Home > Uncategorized > When Studying the Constellations you don’t need Binoculars…

When Studying the Constellations you don’t need Binoculars…

08-orion_constellation-detailedMy 8 year old son and I are studying the stars and constellations right now in Science. (He has me — for better or worse — as his home-school teacher!) One of the discoveries we have made is that to see the constellations, binoculars are really of little help. It seems counter intuitive but it is really true. You need the broader view of the naked eye when approaching the heavens… You will never see the constellation if you try and find them one star at a time!

Well, this got me thinking to an obvious Biblical correlation: “In our life with God we maybe are ‘not seeing the constellations‘ because we are too focused on the ‘individual stars’ through the binoculars”!

More to the point, I want to bring up a conversation I had recently with an old college roommate. He has known for some time of our partiality (passion) for “simple church“, churches meeting in homes without pastor, pulpit and pew, yet it has been hard for him to grasp the idea that a church without a pastor and the order that he brings can lead to more than just “unsanctified navel gazing” (my words not his!).

I tried to present the subject of elders being the New Testament (NT) expression and reality of what we nowadays call “pastors” and got him to see that elders in the NT had a rigorous list of qualifications as found in 1 Timothy and Titus. He agreed with those qualifications. Then I asked him “What are the NT qualifications for a pastor?” The phone line was silent for a few seconds… and then he responded that there weren’t any.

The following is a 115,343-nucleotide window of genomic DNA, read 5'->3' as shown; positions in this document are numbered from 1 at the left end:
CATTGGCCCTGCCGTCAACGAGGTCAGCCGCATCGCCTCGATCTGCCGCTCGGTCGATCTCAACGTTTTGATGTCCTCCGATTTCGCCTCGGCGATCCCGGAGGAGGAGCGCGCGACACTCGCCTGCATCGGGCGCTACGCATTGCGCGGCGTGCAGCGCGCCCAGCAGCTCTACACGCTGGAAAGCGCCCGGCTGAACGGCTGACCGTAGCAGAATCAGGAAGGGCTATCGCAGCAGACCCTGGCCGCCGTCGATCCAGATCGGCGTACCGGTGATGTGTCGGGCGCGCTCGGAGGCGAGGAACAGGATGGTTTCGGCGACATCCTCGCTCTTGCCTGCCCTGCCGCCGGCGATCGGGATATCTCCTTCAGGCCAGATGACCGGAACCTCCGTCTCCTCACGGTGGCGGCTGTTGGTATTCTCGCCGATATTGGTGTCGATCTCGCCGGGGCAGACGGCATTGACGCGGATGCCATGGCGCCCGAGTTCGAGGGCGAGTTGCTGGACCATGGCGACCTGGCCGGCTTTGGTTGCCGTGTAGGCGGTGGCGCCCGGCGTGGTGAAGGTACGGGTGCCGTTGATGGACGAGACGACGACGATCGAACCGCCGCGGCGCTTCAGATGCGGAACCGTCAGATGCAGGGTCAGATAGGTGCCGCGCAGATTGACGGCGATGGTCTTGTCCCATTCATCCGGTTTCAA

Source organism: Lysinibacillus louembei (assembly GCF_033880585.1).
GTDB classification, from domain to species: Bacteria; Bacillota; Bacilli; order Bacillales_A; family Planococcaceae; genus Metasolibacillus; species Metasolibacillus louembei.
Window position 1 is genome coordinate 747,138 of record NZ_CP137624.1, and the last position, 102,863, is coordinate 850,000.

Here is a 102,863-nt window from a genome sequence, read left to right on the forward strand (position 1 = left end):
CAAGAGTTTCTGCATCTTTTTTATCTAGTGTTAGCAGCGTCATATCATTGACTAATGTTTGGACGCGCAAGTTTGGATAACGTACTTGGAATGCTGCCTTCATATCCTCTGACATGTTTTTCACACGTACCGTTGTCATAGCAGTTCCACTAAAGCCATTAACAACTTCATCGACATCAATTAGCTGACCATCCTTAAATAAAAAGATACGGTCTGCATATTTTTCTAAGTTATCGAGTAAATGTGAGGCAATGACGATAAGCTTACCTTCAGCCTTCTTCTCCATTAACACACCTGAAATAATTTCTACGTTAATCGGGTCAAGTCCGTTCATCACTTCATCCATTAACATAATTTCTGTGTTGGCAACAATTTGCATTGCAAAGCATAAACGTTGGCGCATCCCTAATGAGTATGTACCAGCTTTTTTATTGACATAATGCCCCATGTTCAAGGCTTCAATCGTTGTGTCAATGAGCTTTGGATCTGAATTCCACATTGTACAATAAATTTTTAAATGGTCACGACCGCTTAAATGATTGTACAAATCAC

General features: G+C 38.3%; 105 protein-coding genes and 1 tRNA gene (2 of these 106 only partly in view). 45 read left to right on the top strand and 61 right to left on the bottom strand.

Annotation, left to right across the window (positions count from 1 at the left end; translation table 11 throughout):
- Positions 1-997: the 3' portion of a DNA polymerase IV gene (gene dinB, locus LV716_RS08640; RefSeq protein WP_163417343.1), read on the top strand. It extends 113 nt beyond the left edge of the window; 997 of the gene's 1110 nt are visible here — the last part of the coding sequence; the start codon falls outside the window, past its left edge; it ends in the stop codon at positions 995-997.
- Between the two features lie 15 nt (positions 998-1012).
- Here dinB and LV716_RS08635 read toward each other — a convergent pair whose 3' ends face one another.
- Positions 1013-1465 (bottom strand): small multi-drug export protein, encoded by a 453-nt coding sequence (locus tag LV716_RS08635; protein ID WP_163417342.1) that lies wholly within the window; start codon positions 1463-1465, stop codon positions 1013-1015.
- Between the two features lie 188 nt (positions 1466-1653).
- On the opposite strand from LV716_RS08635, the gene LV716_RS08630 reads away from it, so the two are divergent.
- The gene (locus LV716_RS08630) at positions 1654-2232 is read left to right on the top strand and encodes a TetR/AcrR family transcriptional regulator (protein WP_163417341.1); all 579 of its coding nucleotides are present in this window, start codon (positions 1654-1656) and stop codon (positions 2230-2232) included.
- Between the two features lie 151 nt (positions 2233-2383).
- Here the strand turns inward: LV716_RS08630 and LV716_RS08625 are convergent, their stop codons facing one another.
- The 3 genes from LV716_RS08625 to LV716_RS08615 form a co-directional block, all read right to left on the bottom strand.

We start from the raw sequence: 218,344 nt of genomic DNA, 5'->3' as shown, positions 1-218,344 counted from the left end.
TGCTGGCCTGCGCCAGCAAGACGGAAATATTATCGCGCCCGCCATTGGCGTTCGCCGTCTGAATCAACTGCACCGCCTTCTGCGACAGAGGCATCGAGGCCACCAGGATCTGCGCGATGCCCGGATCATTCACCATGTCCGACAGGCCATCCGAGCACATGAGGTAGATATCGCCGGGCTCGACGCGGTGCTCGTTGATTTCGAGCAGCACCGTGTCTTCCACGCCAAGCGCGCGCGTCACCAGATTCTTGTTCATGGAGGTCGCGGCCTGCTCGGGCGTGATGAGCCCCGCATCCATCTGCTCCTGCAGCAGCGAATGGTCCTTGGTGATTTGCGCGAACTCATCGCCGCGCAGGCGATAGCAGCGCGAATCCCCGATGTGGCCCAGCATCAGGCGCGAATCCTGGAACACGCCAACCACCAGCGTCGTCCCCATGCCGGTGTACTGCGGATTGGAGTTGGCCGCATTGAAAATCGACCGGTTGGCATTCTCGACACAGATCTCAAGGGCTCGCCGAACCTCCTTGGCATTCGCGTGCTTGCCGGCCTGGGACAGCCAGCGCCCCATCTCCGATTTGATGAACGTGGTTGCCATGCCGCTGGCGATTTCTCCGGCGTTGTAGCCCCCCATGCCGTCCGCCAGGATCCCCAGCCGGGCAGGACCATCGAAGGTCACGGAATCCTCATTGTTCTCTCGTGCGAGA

So it became more and more apparent to him during our phone call that we were talking about two different animals: pastors and elders. I suggested that pastors in the NT were the equivalent to those other gifts to the body of apostle, prophet, evangelist and teacher from Eph 4. Gifts to the body for the “equipping of the saints“ which may have lead them on a more itinerant journey than we have assumed for the past 2000 years. Elders, on the other hand, were local, homegrown, family men who seemed best suited to lead if they could lead their family in a stable way and provide for their “daily bread”.

So, in getting back to my analogy, I suggest that we have not seen the “constellation” of elders in the NT church because of the concentration upon the single star of “pastor”, what has no biblical warrant. One obvious case in point would be that in the Constantine church era (333 A.D.) there could be no baptism without the attendance of the pastor. No pastor, no church. (This was, and is, taken to an extreme to those who find themselves in a Catholic tradition, which point I do not want to belabor!)

In My Mind as I Lay on My Bed…

One last point I wish to bring up here came to me not during that phone conversation but a few days later in the middle of the night. I found myself “in my sleep” writing an article… Then I asked myself in the dream: “Who did Paul call to himself on the shores of the Mediterranean at Miletus?” (I don’t know what your dreams are like but this is quite normal for me…)

I woke up at this point and turned to my Bible:

And from Miletus he sent to Ephesus and called to him the elders of the church. (Acts 20:17)

There was my heavenly answer. Paul did not address “the pastors” of the churches in Ephesus BUT the elders of the church.

I must confess that I wonder if we will ever live up to this high biblical standard when once again “Paul” can come to our city and call “the elders of the church” in Milwaukee to the shores of Lake Michigan, where we receive corporate instruction and encouragement and take it back to the flock with one voice!

Yours for the King,

Jeff Gilbertson

P.S. BTW, my favorite constellation right now is the Northern Crown and my son’s is Pleiades — mentioned by God in Job 38.

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